First, her interesting post about possible reasons that teaching is undervalued and research overvalued at the university level:
[…] and added my concern that one reason institutionalized sexism still haunts us all is the gendering of teaching as female and research as male. This may be what’s inhibiting our conversations along the lines TR suggests, either because 1) we may discover that we don’t in fact hold men and women faculty to the same standard when it comes to their teaching, or 2) we may find that we’re all resistant to conversations about how research supports and enhances teaching because that might diminish its prestige. Why as TR writes “after all these years” don’t we talk more about how scholarship and teaching enhance each other and can be used productively to build effective applications for tenure?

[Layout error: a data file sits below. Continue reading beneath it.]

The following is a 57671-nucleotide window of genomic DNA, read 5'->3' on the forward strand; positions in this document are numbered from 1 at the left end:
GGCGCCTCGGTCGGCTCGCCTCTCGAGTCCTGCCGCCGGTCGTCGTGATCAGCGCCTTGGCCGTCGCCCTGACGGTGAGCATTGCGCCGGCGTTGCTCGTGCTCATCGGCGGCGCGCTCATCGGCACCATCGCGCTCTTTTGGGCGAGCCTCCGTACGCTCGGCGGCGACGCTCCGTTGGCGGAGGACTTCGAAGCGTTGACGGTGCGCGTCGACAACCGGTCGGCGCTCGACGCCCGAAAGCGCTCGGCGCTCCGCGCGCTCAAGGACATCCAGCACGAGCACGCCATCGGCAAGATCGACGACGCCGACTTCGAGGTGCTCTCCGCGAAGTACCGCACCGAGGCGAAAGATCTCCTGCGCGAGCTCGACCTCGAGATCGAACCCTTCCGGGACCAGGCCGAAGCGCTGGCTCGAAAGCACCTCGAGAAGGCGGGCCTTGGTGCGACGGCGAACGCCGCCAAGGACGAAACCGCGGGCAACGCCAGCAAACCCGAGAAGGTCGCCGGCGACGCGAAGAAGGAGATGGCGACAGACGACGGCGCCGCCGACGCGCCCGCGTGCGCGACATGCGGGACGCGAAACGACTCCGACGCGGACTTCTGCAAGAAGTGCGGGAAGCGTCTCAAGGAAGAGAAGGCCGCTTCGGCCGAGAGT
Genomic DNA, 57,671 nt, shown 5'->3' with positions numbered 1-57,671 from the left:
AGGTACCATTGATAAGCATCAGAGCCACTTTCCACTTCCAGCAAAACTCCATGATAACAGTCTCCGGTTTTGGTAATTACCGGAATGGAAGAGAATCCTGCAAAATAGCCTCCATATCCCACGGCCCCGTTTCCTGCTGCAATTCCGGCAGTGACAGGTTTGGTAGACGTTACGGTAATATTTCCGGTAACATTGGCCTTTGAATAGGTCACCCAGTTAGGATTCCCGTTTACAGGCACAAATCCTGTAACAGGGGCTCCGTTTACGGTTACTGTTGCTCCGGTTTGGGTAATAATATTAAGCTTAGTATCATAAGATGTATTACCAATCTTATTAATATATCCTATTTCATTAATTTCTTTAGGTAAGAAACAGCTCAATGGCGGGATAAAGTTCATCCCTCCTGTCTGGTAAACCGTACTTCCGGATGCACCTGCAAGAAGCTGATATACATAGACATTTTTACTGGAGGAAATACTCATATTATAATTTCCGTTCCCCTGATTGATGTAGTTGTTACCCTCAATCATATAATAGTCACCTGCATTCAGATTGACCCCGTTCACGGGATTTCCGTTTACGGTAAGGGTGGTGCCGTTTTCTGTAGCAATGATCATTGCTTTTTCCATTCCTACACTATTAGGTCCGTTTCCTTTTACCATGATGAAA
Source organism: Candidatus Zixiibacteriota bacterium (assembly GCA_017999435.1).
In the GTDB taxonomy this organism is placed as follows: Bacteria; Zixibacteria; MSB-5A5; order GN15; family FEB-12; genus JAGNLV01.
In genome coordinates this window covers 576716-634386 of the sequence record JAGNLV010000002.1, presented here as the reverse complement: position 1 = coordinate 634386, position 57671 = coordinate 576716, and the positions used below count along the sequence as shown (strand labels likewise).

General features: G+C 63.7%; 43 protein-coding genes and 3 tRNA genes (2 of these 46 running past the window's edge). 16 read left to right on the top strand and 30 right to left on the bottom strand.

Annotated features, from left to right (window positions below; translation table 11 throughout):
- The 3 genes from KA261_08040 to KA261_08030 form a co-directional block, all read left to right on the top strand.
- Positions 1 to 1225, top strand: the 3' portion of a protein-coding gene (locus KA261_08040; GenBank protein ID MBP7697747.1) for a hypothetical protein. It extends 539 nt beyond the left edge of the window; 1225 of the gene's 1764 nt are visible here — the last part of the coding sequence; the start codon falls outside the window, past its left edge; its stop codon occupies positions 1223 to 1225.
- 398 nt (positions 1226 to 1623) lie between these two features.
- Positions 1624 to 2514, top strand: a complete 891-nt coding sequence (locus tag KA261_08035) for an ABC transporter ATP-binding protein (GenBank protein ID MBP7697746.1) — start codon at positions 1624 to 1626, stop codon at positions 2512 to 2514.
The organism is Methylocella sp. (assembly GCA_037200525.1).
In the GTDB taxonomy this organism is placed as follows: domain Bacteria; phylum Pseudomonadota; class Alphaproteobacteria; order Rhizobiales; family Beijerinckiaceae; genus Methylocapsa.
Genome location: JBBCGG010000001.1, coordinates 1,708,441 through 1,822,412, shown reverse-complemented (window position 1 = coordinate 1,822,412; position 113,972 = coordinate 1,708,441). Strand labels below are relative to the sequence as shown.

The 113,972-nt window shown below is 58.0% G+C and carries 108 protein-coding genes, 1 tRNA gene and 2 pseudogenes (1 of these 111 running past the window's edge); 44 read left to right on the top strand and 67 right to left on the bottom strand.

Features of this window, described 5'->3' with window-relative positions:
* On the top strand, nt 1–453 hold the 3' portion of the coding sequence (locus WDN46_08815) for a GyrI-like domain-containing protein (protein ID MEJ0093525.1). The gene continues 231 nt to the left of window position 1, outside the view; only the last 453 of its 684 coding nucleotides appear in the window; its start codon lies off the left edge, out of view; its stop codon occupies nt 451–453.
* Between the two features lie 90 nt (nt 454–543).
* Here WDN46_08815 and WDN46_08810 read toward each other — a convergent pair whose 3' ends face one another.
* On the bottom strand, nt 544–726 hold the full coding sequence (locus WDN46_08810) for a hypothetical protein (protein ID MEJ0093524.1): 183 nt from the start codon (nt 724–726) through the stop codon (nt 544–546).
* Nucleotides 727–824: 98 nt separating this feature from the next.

Then this awesome thing she said in comments:
Dr. Crazy’s example from her department and the “extra credit” good male teachers get for being good teachers sounds like the extra credit and cookies men get when they’re pushing their own children around in strollers or taking them to the playground. In many quarters men get rewarded for just showing up as teachers/fathers, when women are held to much higher standards in both the task that’s gendered female (teaching/mothering) and research.
I am thrilled that I will get to meet her in person soon. I love Historiann.